From ruins to castles, monasteries to eye-opening bazaars, North Cyprus has many historical places that are surely worth seeing.


The island may be considered small but what it’s offering in terms of untouched natural beauty should not be taken for granted.


From beautiful harbours and marinas to luxury elegant hotels that provide great leisure time for you and the family.


For those who would like to see more of the cultural aspect there are numerous cultural centers, houses and festival areas.

Places of Interest

North Cyprus is home to ancient castle ruins, immense archaeological sites of once mighty classical cities, lovely golden beaches and villages where old men gather at the coffeehouse to while away the daylight hours. Most visitors come for the the sun and the sea, but this magical place has so much more to offer.

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Famagusta is a beautiful characteristic Mediterranean town with a rich history and its old and modern buildings. It is superbly ideal for a sightseeing tour. Once through the imposing gateway of the old walled city of Famagusta you leave behind the hustle of the modern commercial city and enter an open air museum. The jewel here is the old St Nicholas Cathedral which is still in use today as the Mustafa Pasa Mosque. Lusignan kings were crowned here in absentia as kings of Jerusalem after they had been crowned as kings of Cyprus in Nicosia. The thick, heavy Venetian walls of the Old City offer ramparts for walking, especially the section looking seaward surrounding the Sea Gate. St Mark’s lion, the statue near the Sea Gate, leaves no doubt of the Venetian presence and Othello’s Tower nearby owes its name to Shakespeare. Amongst historical buldings you will find a pedestrianized shopping street in the heart of the city to serve your needs and a good number of cafés and restaurants.
The Kantara Castle is the easternmost of the castles situated on the Girne Mountains, at a height of 700 meters from sea level. The castle has a strategic advantage, as it overlooks the northern shoreline, the Mesarya Plains and the Karpaz Peninsula. Although the upper floors were removed hundreds of years ago, there are still the lower rooms of the guard house, Castellan’s apartments, barrack rooms and on the western side of the castle there are vast storerooms and deep cisterns. Following the line of the perimeter walls will reveal scant remains of further dwellings and there are breathtaking views at every turn. Not to be missed is the north east tower, that contains a long room, equipped with tall arrow slits that permitted archers armed with longbows to fire on the enemy below and yet remain relatively protected themselves. A walk around Kantara should not be hurried for this is the castle of a hundred and one rooms, and according to legend anyone who finds the 101st will enter Paradise!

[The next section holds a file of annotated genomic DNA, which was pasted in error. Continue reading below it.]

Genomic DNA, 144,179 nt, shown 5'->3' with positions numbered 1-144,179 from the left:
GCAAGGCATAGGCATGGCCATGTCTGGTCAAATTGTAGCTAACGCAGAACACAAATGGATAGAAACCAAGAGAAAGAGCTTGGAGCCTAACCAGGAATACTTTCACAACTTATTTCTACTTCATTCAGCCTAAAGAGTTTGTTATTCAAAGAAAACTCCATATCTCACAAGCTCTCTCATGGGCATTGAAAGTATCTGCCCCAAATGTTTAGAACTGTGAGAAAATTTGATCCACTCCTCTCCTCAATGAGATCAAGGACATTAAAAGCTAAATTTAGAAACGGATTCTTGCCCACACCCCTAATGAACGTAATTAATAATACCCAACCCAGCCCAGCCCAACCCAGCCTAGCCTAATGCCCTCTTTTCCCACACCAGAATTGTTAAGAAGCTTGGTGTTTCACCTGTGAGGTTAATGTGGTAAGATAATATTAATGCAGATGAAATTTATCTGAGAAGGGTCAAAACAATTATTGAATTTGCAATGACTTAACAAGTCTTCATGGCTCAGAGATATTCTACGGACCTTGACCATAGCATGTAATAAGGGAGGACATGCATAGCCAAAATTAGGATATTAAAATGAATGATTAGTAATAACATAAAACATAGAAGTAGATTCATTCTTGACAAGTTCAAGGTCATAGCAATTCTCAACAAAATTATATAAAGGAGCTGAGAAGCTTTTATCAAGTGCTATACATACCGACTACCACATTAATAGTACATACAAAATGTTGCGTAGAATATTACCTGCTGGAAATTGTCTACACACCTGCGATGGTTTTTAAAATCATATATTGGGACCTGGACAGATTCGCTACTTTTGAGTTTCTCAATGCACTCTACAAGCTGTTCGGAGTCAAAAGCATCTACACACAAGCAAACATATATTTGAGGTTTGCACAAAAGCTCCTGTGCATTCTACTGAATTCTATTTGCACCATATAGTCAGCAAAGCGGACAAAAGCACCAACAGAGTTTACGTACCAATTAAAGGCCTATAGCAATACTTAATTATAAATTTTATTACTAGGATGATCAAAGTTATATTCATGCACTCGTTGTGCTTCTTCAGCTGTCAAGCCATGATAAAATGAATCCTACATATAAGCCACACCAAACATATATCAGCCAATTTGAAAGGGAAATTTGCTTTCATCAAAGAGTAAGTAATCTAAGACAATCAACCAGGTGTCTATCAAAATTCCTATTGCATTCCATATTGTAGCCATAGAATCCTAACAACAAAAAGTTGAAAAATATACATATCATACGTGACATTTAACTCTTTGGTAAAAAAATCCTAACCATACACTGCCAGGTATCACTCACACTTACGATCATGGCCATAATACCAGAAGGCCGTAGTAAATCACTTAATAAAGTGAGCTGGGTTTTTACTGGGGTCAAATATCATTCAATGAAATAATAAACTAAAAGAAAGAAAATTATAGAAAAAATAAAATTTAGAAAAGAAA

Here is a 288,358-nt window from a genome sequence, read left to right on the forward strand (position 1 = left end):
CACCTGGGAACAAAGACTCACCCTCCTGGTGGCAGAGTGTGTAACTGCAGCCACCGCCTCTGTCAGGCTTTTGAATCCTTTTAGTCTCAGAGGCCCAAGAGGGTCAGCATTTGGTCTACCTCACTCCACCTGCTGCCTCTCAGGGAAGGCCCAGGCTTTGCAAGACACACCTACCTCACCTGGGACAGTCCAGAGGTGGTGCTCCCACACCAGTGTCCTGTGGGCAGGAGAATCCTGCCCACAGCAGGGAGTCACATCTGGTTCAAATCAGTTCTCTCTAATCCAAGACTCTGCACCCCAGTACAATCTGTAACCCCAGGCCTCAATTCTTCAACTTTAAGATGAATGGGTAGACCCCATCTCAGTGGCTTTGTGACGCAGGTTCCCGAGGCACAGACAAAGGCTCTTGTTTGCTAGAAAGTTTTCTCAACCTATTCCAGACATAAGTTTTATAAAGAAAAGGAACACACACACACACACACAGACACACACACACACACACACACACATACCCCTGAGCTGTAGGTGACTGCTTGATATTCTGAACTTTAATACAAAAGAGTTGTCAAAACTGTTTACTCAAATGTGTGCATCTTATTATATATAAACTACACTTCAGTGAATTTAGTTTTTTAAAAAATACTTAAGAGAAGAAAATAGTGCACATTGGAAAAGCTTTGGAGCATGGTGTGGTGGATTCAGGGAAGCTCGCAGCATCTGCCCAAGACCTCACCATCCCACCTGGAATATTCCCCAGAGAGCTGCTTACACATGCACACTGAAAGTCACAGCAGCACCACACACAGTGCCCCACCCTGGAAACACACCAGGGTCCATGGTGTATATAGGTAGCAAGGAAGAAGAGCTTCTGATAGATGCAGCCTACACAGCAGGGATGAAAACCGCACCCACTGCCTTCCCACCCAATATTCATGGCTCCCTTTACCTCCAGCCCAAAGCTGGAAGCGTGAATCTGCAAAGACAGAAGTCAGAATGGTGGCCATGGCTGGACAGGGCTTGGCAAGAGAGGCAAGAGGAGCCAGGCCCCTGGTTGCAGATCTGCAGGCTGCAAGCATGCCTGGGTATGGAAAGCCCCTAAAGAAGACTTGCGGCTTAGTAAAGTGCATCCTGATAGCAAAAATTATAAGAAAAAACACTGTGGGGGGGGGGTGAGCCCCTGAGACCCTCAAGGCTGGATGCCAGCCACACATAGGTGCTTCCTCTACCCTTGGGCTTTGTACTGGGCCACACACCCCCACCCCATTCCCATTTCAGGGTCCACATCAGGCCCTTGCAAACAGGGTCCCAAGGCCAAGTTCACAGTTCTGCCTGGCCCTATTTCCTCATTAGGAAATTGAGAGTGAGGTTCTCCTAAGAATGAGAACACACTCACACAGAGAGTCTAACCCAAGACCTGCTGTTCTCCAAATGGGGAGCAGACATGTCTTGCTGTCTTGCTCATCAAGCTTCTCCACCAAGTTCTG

The Saint Barnabas Monastery is located near Tuzla Village, Famagusta. Barnabas lived in ancient Salamis, and he preached the gospel message throughout Cyprus, particularly in Salamis around 45 AD. In 477, a monastery, financed by Byzantine Emperor Zeno, was built near the apostle Barnabas' grave, which is situated on the western end of the Salamis Necropolis and near the Royal Tombs. Two centuries after the Saint Barnabas Monastery was built, it was destroyed during a raid, and only the foundation of the original building still remains. The St. Barnabas Monastery that is on site today is from the 1750’s. Today, the Saint Barnabas Monastery serves as a historical site with two museums: Archaeological Museum and Icon Museum. The Archaeological Museum focuses on ancient artifacts from throughout the region, particularly from the Salamis Archaeological Site.The Icon Museum includes various icons, particularly from the 18th century, gathered from the village churches throughout the Famagusta district, as well as from the Saint Barnabas Monastery.

Beauty of Cyprus

Enjoy the serenity of cyprus and the hospitality if its people. Have fun and enjoy the goodness of the island.

The dungeon is situated in the courtyard of the Venetian Palace and has been constructed with ashlar. Namik Kemal, playwright and poet, stayed in this building for 38 months during his exile in Cyprus because of a play he had written criticizing the Ottoman rulers. The ground floor has a door opening to the courtyard of the palace and a window with grating. A steep ashlar staircase leads to the room on the upper floor in which documents belonging to Namik Kemal are being exhibited. This room has two windows.
Vouni palace is 9 km west of Gemikonagi and 250 m above sea level. The Palace, which was built in about 500 BC in order to maintain control over the city of Soli, was inhabited by the people of Soli until it was destroyed by a fire in 380 BC when it was deserted. The Palace Complex, which consists of a total of 137 rooms lining three sides of the central courtyard, is located on a high hilltop to the east of the Ancient City of Soli. The different sections of the Vouni remains are: the entrance, the residential rooms, the courtyard with columns, the kitchen courtyard, the cistern, granaries, baths, living rooms and offices.
The museum is housed in the old palace of the bishop of Güzelyurt (Morphou) next to St. Mamas Monastery. The ground floor of the museum is devoted to natural history and holds cabinets of geological samples, stuffed fish, mammals, and birds native to Cyprus. The upper floors of the museum houses the archaeology section with displays from the Neolithic and bronze ages. In the second and third rooms there is a display of finds from the Tumba Tou Skuru settlement.